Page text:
I know this message was long winded... but I wanted to give you all as much data as possible. Thank you for your time and I look forward to any comments from the group. There are 2 simple
.bmp diagrams that illustrate this -- if you'd like to see them, contact me directly.

Best Regards... Rick Kelly

Project Technician
Cheese Operations
Kraft Canada
(613) 537-8069 V
(613) 537-8057 F
[email protected]

Tatjana & Zeljko

(Originally posted 10/18/99)

I have used similar hardware on the PLC side (TI 505-1104 with CTI 505-2572 and NIM modules), probably with the I/O count similar to one installed at your facility. The responses we have is usually between 1 and 2 seconds after field event has taken place. The databases are between 1000 and 2000 analog and digital tags (both physical and PLC internal I/O points), with tags divided into several groups. More tags would definitely require longer update times, but definitely not that long. We used ladder logic for device control, as well as excellent TI's feature - Special Functions (SF) for process related control and calculations.

The SCADA packages were Windoze based, and compared to TIWAY communication, Ethernet was a huge step ahead.

There are several steps that can help determine where the problem is.
1) PLC h/w: with RLL scan times can go up to 100ms, thus changing
timing for communication services (you should check how often the
PLCs allow for them); TIWAY speed between racks is, as far as I can
remember 9600 baud; CTI 505-2572 has its limitations too (you can
check that in the 2572s Programming Reference Manual - how many words can be sent/received with one read/write request, as well as how many requests you can send in a second)
2) network h/w including PC's NIC, without SCADA package (you can start with ping command - network's response time)
3) take a peak into your SCADA package (more serious programs have system logs!).

Before doing something similar to what I listed above (without my intention of being a smart a..), you should consider talking to:
1) System Integrator (especially if the system is still under warranty) - they should be able to resolve this problem, otherwise ...
2) Your Siemens supplier (try calling Ontor in Toronto, Mario Tome is excellent person for resolving PLC and SCADA issues) or Siemens TI technical support
3) (shameless I admit) call us, AutoComp Systems at (905) 415-9363, Toronto

Zeljko Fucek
Applications Engineer

Darold Woodward PE

(Originally posted 10/18/99)
It is apparent here that all of the building blocks appear to be adequate while the overall performance is unacceptable. My suggestion is do some testing to determine where the time is spent. I have constructed similar tests with much simpler systems here.

The basic concept is to send a control and monitor for when the new proces condition feedback arrives at the command station. Then, devise some observations along the path so that you can construct a simple timing diagram to see where and when the message gets to different locations.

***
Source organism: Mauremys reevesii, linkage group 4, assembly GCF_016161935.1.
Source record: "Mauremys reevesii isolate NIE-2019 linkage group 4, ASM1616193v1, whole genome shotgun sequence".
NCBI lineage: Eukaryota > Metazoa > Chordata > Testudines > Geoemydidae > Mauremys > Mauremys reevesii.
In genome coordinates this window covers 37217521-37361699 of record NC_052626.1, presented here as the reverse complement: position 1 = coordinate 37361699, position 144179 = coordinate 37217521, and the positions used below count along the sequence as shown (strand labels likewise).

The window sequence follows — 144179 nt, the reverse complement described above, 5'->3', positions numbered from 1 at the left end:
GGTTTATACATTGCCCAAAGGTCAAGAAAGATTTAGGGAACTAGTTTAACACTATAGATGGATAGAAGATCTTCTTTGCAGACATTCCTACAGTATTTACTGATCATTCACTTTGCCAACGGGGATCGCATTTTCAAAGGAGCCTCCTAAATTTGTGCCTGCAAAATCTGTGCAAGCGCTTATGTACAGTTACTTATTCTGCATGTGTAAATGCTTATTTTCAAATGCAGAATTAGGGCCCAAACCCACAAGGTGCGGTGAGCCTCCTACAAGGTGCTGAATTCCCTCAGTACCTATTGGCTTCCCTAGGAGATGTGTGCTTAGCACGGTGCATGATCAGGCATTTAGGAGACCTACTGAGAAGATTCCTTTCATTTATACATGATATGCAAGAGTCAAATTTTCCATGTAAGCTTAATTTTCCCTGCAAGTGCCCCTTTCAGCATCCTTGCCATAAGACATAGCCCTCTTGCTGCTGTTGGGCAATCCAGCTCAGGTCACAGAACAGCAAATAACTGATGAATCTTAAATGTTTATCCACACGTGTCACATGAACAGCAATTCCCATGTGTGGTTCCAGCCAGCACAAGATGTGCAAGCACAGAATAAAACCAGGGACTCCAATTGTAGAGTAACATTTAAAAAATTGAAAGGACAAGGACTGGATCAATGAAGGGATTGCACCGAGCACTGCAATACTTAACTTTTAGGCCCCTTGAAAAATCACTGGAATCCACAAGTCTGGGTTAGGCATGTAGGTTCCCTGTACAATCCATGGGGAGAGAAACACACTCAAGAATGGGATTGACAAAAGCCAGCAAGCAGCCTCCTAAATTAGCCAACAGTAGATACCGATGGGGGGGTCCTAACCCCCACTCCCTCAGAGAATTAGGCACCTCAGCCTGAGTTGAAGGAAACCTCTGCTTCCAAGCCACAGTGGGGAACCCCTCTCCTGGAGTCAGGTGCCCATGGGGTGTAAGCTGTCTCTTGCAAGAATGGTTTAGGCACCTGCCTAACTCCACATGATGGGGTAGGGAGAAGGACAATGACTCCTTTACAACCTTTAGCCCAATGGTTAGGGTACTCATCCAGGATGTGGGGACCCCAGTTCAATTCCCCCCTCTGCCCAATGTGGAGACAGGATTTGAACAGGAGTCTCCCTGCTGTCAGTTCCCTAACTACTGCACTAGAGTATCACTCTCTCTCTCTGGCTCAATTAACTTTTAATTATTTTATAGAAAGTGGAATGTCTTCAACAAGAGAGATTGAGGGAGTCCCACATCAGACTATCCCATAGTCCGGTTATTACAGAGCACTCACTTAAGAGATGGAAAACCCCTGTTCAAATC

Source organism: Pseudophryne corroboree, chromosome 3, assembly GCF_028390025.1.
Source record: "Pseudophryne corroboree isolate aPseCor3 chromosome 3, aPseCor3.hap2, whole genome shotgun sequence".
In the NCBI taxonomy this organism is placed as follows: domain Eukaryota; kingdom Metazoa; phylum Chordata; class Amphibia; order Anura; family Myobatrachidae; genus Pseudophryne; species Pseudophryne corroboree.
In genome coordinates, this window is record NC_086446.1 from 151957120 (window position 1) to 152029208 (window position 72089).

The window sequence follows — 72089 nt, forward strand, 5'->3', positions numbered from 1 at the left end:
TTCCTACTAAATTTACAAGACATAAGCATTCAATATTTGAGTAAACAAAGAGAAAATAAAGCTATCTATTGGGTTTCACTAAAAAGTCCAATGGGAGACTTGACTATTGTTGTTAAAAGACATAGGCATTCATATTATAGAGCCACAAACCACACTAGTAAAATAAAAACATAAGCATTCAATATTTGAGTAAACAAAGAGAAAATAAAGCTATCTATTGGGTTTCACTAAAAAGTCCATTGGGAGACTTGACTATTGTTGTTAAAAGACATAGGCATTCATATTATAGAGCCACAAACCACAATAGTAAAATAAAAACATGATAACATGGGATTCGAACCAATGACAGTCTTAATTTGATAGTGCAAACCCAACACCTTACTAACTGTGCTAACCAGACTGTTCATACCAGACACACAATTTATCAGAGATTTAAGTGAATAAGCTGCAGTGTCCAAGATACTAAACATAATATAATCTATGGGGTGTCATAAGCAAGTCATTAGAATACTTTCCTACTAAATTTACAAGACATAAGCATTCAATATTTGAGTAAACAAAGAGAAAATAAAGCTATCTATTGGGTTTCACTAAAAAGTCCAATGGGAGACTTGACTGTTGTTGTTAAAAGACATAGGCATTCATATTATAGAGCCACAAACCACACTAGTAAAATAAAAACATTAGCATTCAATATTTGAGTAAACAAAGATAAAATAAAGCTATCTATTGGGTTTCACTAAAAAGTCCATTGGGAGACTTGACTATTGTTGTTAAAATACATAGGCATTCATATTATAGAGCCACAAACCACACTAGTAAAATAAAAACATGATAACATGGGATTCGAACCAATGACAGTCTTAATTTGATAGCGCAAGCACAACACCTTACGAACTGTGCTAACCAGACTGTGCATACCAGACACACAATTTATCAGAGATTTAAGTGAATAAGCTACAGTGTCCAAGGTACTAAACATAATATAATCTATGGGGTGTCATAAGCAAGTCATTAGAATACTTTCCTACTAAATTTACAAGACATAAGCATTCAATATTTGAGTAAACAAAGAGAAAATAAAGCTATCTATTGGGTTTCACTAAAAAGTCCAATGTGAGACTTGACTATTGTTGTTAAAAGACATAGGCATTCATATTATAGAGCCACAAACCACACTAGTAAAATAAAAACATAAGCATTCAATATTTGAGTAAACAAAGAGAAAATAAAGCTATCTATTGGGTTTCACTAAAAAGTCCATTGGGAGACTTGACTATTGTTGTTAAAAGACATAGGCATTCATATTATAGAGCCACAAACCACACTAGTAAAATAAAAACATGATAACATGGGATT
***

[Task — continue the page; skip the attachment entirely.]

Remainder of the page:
The idea is not to get too worried about seeing every thing at once. You should take some overall measurements and then take other measurements to decide where the bottelneck is. For example, if you can use a network analyzer and maybe an o'scope you can measure how long it takes the command to get out of the master and hit the network. Perhaps you can make small
modifications in the PLC to find out how long after the message hits the wire it makes it into the PLC etc.

If you pick the tests carefully, each one will tell you to look either upstream or downstream for the slow point. Also, my tests have revealed
something that you seem to be seeing. Network speed is a "red herring" as far as overall performance is concerned. Even at much slower serial port speeds (provided your network is efficient and uses data sent only when it changes rather than poll/response of all registers) your limiting factor is usually processing of the message on either end.

I think a little data gathering may be of help before you try "expensive" solutions and might allow you to justify the costs if you need the costly solution.

Darold Woodward PE
SEL Inc.
[email protected]
(Originally posted 10/18/99)
We had a similar problem using the TIs on Ethernet. As it turns out, the TI PLC becomes bus-bound in its communication to the 10baseT card. The Ethernet side will communicate at 10MB but the PLC side is several orders of magnitude slower. The only real solution is to upgrade PLCs - and if your going to do that you may as well go for one of these state-of-the-art little
boxes that have been recently released.
(Originally posted 10/15/99)

For the sake of message size I have only included the outline of your new system & the possible suggestions you make. It's still a pretty long message.

Firstly, what sort of response times do you actually require, ie, what are you aiming for? What did you get before? And, are the response times you quote times from plant action (eg an on/off event on a digital input) to entering the FL tag database via the driver read tables, or to actually updating the screens?

>1) Migrate the FL ECS code to Compiled Math and Logic from the >current Interpreted Math and Logic. Means switching from >PowerVB source code to compiled C++ object code that is then
>linked in to create the executable.

This is a little confusing to me. Interpreted M&L and PowerVB are two different animals. Converting IML to CML means changing the procedure type to Compiled, then the mkcml utility
takes care of the compilation/link of the code, as you say it turns it into C (not C++) code. This can certainly give dramatic performance improvements but it's impossible to quantify without analysing your m&l. This may not be an overly difficult exercise.

PowerVB is linked to display objects. If you have a lot of power vb code and complex mimics, then it's possible that it is slowing down your display updates/refreshes. This is impossible to determince from this distance :) but it's a reasonable rule of thumb that if you are using powervb to do a lot of repetitive numeric processing on multiple on screen objects then it may be worth considering converting that code to math & logic and keeping power vb for strictly 'display object related activity' such as handling popups etc. This is only a suggestion - as I mention it is impossible to say without seeing the application and understanding how you use Pwer VB.